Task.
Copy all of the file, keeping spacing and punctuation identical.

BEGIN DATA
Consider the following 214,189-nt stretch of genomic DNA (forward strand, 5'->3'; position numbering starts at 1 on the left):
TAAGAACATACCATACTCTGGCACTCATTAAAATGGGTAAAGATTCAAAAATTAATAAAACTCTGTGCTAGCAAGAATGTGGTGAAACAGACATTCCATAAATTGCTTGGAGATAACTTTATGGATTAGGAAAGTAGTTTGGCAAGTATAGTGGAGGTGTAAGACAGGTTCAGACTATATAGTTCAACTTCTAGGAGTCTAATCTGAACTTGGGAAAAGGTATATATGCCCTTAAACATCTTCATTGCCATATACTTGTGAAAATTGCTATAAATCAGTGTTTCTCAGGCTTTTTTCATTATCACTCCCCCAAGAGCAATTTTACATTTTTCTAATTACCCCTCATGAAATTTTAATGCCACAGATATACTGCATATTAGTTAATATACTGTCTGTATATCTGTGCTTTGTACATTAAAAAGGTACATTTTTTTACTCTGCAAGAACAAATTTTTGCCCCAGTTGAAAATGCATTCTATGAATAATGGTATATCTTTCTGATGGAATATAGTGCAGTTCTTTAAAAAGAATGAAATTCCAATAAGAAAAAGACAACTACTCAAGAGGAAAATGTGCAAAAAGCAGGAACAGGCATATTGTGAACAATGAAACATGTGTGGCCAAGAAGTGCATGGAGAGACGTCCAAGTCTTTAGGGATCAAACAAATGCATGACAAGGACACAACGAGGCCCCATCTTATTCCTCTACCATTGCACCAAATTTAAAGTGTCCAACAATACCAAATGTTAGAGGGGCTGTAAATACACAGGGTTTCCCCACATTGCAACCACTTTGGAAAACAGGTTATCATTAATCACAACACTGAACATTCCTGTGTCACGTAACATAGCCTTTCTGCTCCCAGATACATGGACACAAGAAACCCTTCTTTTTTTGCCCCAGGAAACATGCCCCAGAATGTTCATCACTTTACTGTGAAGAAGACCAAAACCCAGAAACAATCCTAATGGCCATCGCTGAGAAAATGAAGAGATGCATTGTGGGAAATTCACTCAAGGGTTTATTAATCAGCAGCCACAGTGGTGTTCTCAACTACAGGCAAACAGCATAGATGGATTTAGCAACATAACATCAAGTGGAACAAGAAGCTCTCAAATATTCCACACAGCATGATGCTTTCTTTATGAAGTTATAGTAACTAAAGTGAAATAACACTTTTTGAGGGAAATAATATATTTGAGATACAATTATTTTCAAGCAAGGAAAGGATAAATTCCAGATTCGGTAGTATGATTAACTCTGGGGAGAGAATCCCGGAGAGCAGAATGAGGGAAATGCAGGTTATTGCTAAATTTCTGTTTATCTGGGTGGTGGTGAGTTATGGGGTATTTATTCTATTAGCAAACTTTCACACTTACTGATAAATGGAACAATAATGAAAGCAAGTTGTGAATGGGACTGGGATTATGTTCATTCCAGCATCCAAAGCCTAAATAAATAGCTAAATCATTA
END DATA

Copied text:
Consider the following 214,189-nt stretch of genomic DNA (forward strand, 5'->3'; position numbering starts at 1 on the left):
TAAGAACATACCATACTCTGGCACTCATTAAAATGGGTAAAGATTCAAAAATTAATAAAACTCTGTGCTAGCAAGAATGTGGTGAAACAGACATTCCATAAATTGCTTGGAGATAACTTTATGGATTAGGAAAGTAGTTTGGCAAGTATAGTGGAGGTGTAAGACAGGTTCAGACTATATAGTTCAACTTCTAGGAGTCTAATCTGAACTTGGGAAAAGGTATATATGCCCTTAAACATCTTCATTGCCATATACTTGTGAAAATTGCTATAAATCAGTGTTTCTCAGGCTTTTTTCATTATCACTCCCCCAAGAGCAATTTTACATTTTTCTAATTACCCCTCATGAAATTTTAATGCCACAGATATACTGCATATTAGTTAATATACTGTCTGTATATCTGTGCTTTGTACATTAAAAAGGTACATTTTTTTACTCTGCAAGAACAAATTTTTGCCCCAGTTGAAAATGCATTCTATGAATAATGGTATATCTTTCTGATGGAATATAGTGCAGTTCTTTAAAAAGAATGAAATTCCAATAAGAAAAAGACAACTACTCAAGAGGAAAATGTGCAAAAAGCAGGAACAGGCATATTGTGAACAATGAAACATGTGTGGCCAAGAAGTGCATGGAGAGACGTCCAAGTCTTTAGGGATCAAACAAATGCATGACAAGGACACAACGAGGCCCCATCTTATTCCTCTACCATTGCACCAAATTTAAAGTGTCCAACAATACCAAATGTTAGAGGGGCTGTAAATACACAGGGTTTCCCCACATTGCAACCACTTTGGAAAACAGGTTATCATTAATCACAACACTGAACATTCCTGTGTCACGTAACATAGCCTTTCTGCTCCCAGATACATGGACACAAGAAACCCTTCTTTTTTTGCCCCAGGAAACATGCCCCAGAATGTTCATCACTTTACTGTGAAGAAGACCAAAACCCAGAAACAATCCTAATGGCCATCGCTGAGAAAATGAAGAGATGCATTGTGGGAAATTCACTCAAGGGTTTATTAATCAGCAGCCACAGTGGTGTTCTCAACTACAGGCAAACAGCATAGATGGATTTAGCAACATAACATCAAGTGGAACAAGAAGCTCTCAAATATTCCACACAGCATGATGCTTTCTTTATGAAGTTATAGTAACTAAAGTGAAATAACACTTTTTGAGGGAAATAATATATTTGAGATACAATTATTTTCAAGCAAGGAAAGGATAAATTCCAGATTCGGTAGTATGATTAACTCTGGGGAGAGAATCCCGGAGAGCAGAATGAGGGAAATGCAGGTTATTGCTAAATTTCTGTTTATCTGGGTGGTGGTGAGTTATGGGGTATTTATTCTATTAGCAAACTTTCACACTTACTGATAAATGGAACAATAATGAAAGCAAGTTGTGAATGGGACTGGGATTATGTTCATTCCAGCATCCAAAGCCTAAATAAATAGCTAAATCATTA